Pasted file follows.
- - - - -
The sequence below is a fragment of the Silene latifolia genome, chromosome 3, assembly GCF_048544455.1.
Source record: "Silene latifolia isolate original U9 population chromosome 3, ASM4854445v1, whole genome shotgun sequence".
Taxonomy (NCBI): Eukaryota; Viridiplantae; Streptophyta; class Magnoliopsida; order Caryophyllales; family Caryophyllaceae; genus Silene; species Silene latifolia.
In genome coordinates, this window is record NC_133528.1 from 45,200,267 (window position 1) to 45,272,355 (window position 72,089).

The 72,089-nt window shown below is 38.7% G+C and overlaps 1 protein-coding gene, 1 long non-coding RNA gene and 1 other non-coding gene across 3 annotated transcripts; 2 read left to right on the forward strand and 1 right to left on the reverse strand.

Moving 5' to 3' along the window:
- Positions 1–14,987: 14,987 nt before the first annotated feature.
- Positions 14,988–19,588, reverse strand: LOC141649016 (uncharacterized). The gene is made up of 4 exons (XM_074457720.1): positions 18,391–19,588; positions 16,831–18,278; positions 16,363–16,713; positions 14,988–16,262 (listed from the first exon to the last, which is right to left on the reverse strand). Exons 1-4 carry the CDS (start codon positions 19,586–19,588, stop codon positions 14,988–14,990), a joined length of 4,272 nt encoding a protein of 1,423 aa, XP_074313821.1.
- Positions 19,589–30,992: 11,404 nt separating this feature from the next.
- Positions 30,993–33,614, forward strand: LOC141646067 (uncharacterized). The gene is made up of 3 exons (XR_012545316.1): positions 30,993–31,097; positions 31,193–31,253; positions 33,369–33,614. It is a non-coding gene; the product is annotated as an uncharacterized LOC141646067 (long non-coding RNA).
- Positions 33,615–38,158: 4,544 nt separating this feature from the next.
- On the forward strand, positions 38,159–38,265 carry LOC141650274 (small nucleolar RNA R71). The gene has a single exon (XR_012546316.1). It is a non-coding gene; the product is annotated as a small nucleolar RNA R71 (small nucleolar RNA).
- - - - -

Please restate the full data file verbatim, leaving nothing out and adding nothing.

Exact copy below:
The sequence below is a fragment of the Silene latifolia genome, chromosome 3, assembly GCF_048544455.1.
Source record: "Silene latifolia isolate original U9 population chromosome 3, ASM4854445v1, whole genome shotgun sequence".
Taxonomy (NCBI): Eukaryota; Viridiplantae; Streptophyta; class Magnoliopsida; order Caryophyllales; family Caryophyllaceae; genus Silene; species Silene latifolia.
In genome coordinates, this window is record NC_133528.1 from 45,200,267 (window position 1) to 45,272,355 (window position 72,089).

The 72,089-nt window shown below is 38.7% G+C and overlaps 1 protein-coding gene, 1 long non-coding RNA gene and 1 other non-coding gene across 3 annotated transcripts; 2 read left to right on the forward strand and 1 right to left on the reverse strand.

Moving 5' to 3' along the window:
- Positions 1–14,987: 14,987 nt before the first annotated feature.
- Positions 14,988–19,588, reverse strand: LOC141649016 (uncharacterized). The gene is made up of 4 exons (XM_074457720.1): positions 18,391–19,588; positions 16,831–18,278; positions 16,363–16,713; positions 14,988–16,262 (listed from the first exon to the last, which is right to left on the reverse strand). Exons 1-4 carry the CDS (start codon positions 19,586–19,588, stop codon positions 14,988–14,990), a joined length of 4,272 nt encoding a protein of 1,423 aa, XP_074313821.1.
- Positions 19,589–30,992: 11,404 nt separating this feature from the next.
- Positions 30,993–33,614, forward strand: LOC141646067 (uncharacterized). The gene is made up of 3 exons (XR_012545316.1): positions 30,993–31,097; positions 31,193–31,253; positions 33,369–33,614. It is a non-coding gene; the product is annotated as an uncharacterized LOC141646067 (long non-coding RNA).
- Positions 33,615–38,158: 4,544 nt separating this feature from the next.
- On the forward strand, positions 38,159–38,265 carry LOC141650274 (small nucleolar RNA R71). The gene has a single exon (XR_012546316.1). It is a non-coding gene; the product is annotated as a small nucleolar RNA R71 (small nucleolar RNA).